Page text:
During December 2013 three US Air Force Special Operations Command (AFSOC) CV-22s tiltrotor aircraft attempted to evacuate a UN compound in South Sudan. Upon arrival, the aircraft were attacked by hostile ground forces, resulting in significant battle damage causing multiple system failures, including the fuel system aboard all three aircraft. To make it safely back to base, numerous in-flight refuellings were necessary to ensure the aircraft had enough fuel. Each CV-22 is equipped with a Cobham telescopic probe which enable it to take on fule fromhose and drogue equipped tankers, extending its operational range. The aircraft that refuelled these CV-22s was not disclosed by AFSOC. This mission has been deemed the most meritorious flight of 2013, earning the crews involved the prestigious Mackay Trophy, awarded by the National Aeronautic Association in the US. The full story of this mission, as disclosed by AFSOC, appears below.
A CV-22 seen taking on fuel from an MC-130 Combat Talon special mission Hercules aircraft. Three CV-22s survived heavy ground-fire in late 2013 during an aborted rescue mission of US citizens in South Sudan. Source: US Air Force
The rescue mission in South Sudan saw three of its Bell-Boeing CV-22 Osprey tiltrotor aircraft hit by ground fire more than 100 times and survive.
The CV-22s from the 8th Special Operations Squadron (SOS) were engaged in an evacuation of US citizens from the remote city of Bor, South Sudan, in late 2013 when they came under sustained ground fire from heavy machine guns, rocket-propelled grenades (RPGs) and small arms fire, the command disclosed on 30 July.
According to the account, the three aircraft had flown 790 n miles through three countries to arrive at the United Nations (UN) compound in Bor in the early hours of 21 December 2013. Once over the compound where the evacuees were located, the CV-22s made a brief reconnaissance overflight before making their turn into their final approach.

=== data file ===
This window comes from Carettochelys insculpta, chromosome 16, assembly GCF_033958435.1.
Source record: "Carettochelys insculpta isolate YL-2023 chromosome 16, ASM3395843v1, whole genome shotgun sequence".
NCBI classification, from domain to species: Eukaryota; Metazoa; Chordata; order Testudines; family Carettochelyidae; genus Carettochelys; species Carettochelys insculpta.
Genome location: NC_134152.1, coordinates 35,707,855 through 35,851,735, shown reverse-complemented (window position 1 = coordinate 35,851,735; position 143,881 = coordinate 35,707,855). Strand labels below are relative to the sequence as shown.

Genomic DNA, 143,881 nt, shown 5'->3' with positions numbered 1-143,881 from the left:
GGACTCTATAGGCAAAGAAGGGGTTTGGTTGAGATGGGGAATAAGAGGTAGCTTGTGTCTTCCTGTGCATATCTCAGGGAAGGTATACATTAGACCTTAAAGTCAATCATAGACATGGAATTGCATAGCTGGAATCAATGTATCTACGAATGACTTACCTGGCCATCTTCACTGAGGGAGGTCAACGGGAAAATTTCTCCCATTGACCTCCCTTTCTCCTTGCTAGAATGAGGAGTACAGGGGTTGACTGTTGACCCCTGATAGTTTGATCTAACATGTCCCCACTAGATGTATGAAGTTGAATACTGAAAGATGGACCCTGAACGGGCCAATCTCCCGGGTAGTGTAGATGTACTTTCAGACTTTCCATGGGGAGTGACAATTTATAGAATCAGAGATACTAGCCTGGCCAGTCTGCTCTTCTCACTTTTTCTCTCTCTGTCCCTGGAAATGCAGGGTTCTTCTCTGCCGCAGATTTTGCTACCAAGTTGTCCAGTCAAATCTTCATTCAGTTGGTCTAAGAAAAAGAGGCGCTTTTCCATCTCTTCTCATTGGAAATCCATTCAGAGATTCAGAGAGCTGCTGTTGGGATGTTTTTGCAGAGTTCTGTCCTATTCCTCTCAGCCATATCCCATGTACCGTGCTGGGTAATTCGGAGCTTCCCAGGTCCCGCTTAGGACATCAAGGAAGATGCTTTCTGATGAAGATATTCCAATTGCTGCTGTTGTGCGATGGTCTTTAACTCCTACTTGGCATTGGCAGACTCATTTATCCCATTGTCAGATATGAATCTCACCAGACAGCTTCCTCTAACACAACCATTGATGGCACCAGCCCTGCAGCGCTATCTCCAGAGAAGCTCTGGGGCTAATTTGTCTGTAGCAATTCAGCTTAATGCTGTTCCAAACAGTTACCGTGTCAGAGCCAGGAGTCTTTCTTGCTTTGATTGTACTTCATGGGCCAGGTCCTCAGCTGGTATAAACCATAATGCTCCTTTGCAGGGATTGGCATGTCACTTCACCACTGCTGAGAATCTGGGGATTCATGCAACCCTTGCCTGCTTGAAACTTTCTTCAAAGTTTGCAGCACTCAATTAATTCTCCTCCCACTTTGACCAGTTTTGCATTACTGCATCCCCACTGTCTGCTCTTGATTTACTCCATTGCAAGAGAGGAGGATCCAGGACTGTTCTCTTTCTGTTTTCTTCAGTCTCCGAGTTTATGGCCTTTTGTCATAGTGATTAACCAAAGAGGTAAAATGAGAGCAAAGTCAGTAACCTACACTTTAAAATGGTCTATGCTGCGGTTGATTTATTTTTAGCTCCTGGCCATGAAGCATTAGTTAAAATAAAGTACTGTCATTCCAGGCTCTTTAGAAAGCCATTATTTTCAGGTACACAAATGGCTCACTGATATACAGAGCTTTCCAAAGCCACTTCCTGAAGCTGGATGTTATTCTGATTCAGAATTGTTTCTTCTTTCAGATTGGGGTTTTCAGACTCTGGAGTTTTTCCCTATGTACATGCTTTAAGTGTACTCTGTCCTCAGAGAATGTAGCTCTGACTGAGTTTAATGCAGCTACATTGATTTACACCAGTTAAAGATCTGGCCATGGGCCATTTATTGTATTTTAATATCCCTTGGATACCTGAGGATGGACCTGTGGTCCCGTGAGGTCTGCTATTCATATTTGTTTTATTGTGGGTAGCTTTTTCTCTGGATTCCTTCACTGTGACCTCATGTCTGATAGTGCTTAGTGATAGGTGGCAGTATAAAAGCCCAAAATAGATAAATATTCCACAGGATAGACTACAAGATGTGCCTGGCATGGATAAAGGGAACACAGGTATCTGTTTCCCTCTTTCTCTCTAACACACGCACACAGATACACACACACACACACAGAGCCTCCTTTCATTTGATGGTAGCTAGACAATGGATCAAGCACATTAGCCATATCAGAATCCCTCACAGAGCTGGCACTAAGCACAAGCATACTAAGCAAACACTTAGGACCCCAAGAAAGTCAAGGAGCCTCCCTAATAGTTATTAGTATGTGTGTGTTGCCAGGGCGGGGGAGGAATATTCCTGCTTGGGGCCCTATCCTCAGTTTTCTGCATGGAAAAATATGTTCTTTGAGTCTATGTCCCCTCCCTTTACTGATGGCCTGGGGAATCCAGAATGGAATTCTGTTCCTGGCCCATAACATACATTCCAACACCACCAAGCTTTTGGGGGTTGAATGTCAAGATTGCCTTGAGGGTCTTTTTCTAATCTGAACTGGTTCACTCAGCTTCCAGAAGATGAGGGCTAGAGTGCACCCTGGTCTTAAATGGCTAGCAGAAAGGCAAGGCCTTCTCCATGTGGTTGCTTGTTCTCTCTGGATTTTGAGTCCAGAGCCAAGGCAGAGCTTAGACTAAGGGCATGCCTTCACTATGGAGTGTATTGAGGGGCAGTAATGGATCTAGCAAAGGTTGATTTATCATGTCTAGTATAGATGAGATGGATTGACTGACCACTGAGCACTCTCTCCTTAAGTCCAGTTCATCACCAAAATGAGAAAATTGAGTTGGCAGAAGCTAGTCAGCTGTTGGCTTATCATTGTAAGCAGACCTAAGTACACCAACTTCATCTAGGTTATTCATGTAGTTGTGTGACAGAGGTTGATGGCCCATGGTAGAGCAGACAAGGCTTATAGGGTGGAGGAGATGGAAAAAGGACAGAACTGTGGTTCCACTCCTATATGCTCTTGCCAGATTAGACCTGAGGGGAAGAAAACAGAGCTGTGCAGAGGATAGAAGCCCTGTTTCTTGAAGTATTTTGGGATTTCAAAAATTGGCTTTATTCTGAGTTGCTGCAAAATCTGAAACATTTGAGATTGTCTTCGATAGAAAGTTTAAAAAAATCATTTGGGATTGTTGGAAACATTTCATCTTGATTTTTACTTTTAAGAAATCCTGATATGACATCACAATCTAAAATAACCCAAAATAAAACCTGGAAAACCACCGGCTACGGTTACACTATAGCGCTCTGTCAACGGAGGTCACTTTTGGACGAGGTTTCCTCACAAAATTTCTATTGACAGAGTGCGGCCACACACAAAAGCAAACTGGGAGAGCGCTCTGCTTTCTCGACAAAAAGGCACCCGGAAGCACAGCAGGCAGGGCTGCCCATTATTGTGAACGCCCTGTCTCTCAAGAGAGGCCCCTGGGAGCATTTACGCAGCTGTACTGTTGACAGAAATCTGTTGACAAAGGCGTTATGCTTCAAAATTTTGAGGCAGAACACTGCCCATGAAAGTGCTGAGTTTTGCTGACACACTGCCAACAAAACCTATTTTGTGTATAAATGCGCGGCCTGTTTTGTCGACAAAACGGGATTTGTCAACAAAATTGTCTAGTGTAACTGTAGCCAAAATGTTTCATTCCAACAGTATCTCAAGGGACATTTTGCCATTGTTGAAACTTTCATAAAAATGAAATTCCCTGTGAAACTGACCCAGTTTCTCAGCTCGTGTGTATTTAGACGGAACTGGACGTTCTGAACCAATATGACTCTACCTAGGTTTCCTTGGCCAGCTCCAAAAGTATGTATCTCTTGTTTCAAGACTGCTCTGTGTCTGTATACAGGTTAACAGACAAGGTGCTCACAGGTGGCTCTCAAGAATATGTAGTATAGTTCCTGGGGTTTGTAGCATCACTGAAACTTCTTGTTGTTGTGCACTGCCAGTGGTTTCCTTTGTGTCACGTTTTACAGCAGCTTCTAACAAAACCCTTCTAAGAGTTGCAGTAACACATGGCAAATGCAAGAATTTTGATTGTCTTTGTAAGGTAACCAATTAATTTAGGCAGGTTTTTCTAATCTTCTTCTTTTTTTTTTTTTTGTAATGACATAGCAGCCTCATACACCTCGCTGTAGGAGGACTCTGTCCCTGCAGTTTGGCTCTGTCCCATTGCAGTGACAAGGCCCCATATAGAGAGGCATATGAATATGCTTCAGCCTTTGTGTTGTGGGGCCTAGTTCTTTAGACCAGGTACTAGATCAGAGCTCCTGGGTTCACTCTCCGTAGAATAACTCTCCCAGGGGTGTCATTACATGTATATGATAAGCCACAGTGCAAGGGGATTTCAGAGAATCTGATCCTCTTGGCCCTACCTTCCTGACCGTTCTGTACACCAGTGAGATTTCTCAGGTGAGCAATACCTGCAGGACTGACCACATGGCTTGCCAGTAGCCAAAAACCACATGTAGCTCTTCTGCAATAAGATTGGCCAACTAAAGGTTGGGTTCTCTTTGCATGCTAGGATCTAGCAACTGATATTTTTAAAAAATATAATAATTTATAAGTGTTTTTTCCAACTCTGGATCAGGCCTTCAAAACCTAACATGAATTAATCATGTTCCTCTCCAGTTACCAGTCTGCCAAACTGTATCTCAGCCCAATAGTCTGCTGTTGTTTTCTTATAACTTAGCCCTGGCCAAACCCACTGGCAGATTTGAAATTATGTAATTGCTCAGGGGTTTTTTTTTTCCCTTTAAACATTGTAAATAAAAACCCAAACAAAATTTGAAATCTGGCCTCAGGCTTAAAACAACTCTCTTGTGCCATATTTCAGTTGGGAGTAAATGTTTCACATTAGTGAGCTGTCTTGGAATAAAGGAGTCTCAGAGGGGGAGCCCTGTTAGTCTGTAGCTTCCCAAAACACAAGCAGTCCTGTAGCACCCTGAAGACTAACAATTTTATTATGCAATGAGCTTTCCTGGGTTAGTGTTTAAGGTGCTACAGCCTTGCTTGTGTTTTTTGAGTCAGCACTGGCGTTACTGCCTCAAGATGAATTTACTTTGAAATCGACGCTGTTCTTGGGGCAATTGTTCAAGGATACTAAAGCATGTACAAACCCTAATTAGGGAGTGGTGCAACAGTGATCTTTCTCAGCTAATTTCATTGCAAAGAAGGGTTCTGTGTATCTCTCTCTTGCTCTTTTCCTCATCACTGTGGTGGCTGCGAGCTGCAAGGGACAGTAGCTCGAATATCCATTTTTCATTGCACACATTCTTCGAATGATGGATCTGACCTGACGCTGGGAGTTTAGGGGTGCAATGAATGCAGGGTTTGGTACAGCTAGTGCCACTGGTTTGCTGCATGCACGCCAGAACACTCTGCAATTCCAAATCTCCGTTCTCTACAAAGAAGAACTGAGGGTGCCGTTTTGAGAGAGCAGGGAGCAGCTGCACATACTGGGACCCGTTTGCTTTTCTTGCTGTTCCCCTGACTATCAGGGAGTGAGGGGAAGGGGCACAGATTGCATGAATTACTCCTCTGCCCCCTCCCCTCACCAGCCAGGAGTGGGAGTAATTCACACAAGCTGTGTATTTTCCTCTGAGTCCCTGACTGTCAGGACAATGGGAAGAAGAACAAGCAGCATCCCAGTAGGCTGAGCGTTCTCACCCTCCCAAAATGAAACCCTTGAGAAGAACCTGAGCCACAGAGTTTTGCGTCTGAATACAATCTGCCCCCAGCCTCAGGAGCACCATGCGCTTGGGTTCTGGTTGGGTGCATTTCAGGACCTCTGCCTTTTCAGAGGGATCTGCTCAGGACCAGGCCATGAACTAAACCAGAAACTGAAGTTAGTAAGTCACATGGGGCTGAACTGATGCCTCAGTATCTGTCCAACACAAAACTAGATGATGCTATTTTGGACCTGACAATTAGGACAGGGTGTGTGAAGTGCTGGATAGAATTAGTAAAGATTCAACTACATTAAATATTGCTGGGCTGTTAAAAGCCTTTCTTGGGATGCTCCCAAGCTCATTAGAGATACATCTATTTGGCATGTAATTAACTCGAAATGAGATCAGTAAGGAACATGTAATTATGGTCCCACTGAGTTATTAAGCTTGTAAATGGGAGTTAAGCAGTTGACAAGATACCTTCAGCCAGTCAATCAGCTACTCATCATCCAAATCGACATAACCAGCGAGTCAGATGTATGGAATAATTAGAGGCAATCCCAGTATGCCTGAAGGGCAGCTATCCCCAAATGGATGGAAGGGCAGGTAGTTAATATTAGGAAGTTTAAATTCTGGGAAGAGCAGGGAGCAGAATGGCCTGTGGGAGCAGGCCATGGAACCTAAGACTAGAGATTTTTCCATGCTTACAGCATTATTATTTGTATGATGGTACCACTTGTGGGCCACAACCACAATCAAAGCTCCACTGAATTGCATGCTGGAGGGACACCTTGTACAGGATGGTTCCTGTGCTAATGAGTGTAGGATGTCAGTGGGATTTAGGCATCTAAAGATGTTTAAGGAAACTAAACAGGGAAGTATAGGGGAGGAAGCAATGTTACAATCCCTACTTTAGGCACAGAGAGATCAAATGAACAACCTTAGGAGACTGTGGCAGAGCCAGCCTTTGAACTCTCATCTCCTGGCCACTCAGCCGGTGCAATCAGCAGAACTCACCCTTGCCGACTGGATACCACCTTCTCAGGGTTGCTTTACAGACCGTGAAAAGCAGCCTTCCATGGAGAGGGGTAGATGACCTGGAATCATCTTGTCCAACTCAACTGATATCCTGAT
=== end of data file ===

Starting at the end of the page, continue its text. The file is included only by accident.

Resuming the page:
It was at this time, the AFSOC said, that the formation was fired on, with 119 hits to the aircraft causing multiple system failures on each of the three Ospreys and wounding four special forces personnel. At the time it was reported that the ground fire may have come from South Sudanese Army defectors, and that a UN helicopter had been shot down in the same area just the day before.
With the CV-22s severely damaged the rescue mission was aborted, and the aircraft immediately exited the danger area. The flight controls, fuel, and hydraulic systems were damaged on all three aircraft, and the formation had to co-ordinate in-flight refuelling hook-ups in order to make the 480 n miles to Entebbe in Uganda, where the injured personnel received medical treatment.
The AFSOC crewmembers’ achievements during this flight earned them the 2013 Mackay Trophy, which is given by the US Air Force (USAF) to the most meritorious flight of the year.
The CV-22 took on the USAF’s combat search-and-rescue (CSAR) role from the now-retired Sikorsky MH-53 Pave Low helicopter, having entered service in 2006. Speaking to IHS Jane’s during a visit to the 1st Special Operations Wing (SOW) at Hurlbert Field in Florida in 2013, Major Fernandez Zapata, a CV-22 pilot with the 8th SOS, spelled out the improved capabilities that the CV-22 affords, saying that its ability to fly at fixed-wing speeds and over fixed-wing distances, but having the flexibility of a helicopter when it gets to where it’s going, is a real game changer.
Prior to this operation, the US Marine Corps (USMC) had shown the value of the Osprey as a CSAR platform, when two MV-22s operating from the USS Kearsarge (LHD-3) in the Mediterranean rescued the two-man crew of a crashed USAF Boeing F-15E Strike Eagle during the early stages of the no-fly campaign over Libya in 2011.
The USAF has so far received 33 of its 50 CV-22s, while the USMC has a programme-of-record of 360 MV-22s, of which about 170 have been delivered. The US Navy also has 50 MV-22s under option, although it has not yet taken this up.
Source / Author: Cobham